They just watched the 11 member jury gather at the Theodore J. Levin Courthouse for its fifth day of deliberations.

The Ferguson group was positively jovial as it left the elevator, laughing and joking with each other as they headed down the marble corridors and out the courthouse back door; more than likely headed to one of the attorney’s offices located within walking distance downtown.

Their spirits buoyed by the lengthy deliberations in this case that have gone in fits and starts. In the community of trial attorneys, the longer a deliberation goes the better it is for the defendant.

The deliberations restarted today after a three day layoff.

Looking back, one juror ended up dismissed because of illness.

Another had to attend a funeral one day. One alternate juror forced deliberations to start over on the second day.

Last Friday “Juror #5” left the panel for a prepaid vacation the Judge, David M. Lawson, promised to allow her to go on before the trial started.

It was anticipated the trial would be over by now. It’s not, and so the jury limps along now with only 11 members.

It is legal, and really makes sense considering starting over deliberations from scratch, yet again, with another alternate juror seemed to make little sense to the judge or the attorneys or the jurors. For them the month long trial has been a grueling. Most of the crimes Ferguson faces have to do with complicated business transactions. He is charged with big rigging in order to get a twelve million dollar construction contract for a federal housing project in Detroit. But it’s not called “bid rigging."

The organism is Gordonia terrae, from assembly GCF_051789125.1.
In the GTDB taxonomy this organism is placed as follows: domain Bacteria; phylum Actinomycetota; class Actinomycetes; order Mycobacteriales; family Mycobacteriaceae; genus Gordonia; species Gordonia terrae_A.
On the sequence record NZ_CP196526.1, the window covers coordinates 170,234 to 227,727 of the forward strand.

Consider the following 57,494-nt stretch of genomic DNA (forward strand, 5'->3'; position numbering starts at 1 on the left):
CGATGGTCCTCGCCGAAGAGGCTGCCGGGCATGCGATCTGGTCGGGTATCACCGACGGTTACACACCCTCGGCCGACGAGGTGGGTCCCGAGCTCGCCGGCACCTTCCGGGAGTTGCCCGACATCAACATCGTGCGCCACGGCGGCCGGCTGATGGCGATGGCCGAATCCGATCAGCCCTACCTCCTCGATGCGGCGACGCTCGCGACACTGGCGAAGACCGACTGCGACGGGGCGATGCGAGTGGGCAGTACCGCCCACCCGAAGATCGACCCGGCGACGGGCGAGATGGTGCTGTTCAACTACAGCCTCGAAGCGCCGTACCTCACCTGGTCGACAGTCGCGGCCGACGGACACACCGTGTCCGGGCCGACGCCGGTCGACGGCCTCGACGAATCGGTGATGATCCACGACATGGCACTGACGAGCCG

Instead he is charged with “financial structuring” and defrauding the government along with money laundering, lying to federal officers and a couple of weapons charges. Ferguson is a convicted felon and it is illegal for him to have firearms. Two handguns were found in Ferguson’s Guardian Building office downtown when the feds raided it in 2010. One in a safe only Ferguson had the combination to and the other in a desk drawer in his office behind a locked door inside a locked office. The feds say Ferguson attempted to have one of his employees claim ownership of one of the guns.

Download:Bobby Ferguson Indictment

Download:Ferguson Search Warrant

When jurors were in the courtroom last Friday, their body language showed fatigue and frustration.

There are some members who do not understand “financial structuring” and asked the judge to explain that and other intricacies of the law. Other jurors were rolling their eyes; one had his head in his hand throughout the session, obviously rankled over the deliberations’ glacial pace.

This is not going smoothly and the judge sensed it.

The jury said it had unanimously agreed on some counts in the case that involves Ferguson, two of his employees and three of his companies and are deadlocked on others. They asked the judge what they should do, he encouraged them to push on and get unanimous verdicts on all the charges. So, they’ve had a three day weekend and it’s back to the salt mine. Local Four will be at the courthouse today all day and will have updates when and if there is any action.